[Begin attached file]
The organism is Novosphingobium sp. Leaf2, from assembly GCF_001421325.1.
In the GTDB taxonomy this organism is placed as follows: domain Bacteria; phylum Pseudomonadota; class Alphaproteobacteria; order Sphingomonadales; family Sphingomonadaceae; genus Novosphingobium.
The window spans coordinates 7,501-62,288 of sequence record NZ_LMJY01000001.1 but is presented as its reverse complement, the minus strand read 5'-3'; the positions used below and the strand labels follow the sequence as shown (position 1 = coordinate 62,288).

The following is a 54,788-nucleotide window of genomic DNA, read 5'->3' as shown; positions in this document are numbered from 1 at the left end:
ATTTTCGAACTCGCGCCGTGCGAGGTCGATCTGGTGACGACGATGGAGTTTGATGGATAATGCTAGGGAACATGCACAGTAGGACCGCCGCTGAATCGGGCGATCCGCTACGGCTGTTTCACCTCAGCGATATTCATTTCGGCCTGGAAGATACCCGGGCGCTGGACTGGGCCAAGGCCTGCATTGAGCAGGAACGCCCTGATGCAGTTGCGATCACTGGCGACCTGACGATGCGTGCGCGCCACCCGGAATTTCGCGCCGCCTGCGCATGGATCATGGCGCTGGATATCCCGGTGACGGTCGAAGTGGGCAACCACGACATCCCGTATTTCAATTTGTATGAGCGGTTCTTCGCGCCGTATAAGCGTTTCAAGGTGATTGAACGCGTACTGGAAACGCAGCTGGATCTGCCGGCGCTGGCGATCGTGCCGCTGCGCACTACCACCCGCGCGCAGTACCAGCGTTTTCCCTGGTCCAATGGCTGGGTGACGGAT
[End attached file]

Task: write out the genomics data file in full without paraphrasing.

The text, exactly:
The organism is Novosphingobium sp. Leaf2, from assembly GCF_001421325.1.
In the GTDB taxonomy this organism is placed as follows: domain Bacteria; phylum Pseudomonadota; class Alphaproteobacteria; order Sphingomonadales; family Sphingomonadaceae; genus Novosphingobium.
The window spans coordinates 7,501-62,288 of sequence record NZ_LMJY01000001.1 but is presented as its reverse complement, the minus strand read 5'-3'; the positions used below and the strand labels follow the sequence as shown (position 1 = coordinate 62,288).

The following is a 54,788-nucleotide window of genomic DNA, read 5'->3' as shown; positions in this document are numbered from 1 at the left end:
ATTTTCGAACTCGCGCCGTGCGAGGTCGATCTGGTGACGACGATGGAGTTTGATGGATAATGCTAGGGAACATGCACAGTAGGACCGCCGCTGAATCGGGCGATCCGCTACGGCTGTTTCACCTCAGCGATATTCATTTCGGCCTGGAAGATACCCGGGCGCTGGACTGGGCCAAGGCCTGCATTGAGCAGGAACGCCCTGATGCAGTTGCGATCACTGGCGACCTGACGATGCGTGCGCGCCACCCGGAATTTCGCGCCGCCTGCGCATGGATCATGGCGCTGGATATCCCGGTGACGGTCGAAGTGGGCAACCACGACATCCCGTATTTCAATTTGTATGAGCGGTTCTTCGCGCCGTATAAGCGTTTCAAGGTGATTGAACGCGTACTGGAAACGCAGCTGGATCTGCCGGCGCTGGCGATCGTGCCGCTGCGCACTACCACCCGCGCGCAGTACCAGCGTTTTCCCTGGTCCAATGGCTGGGTGACGGAT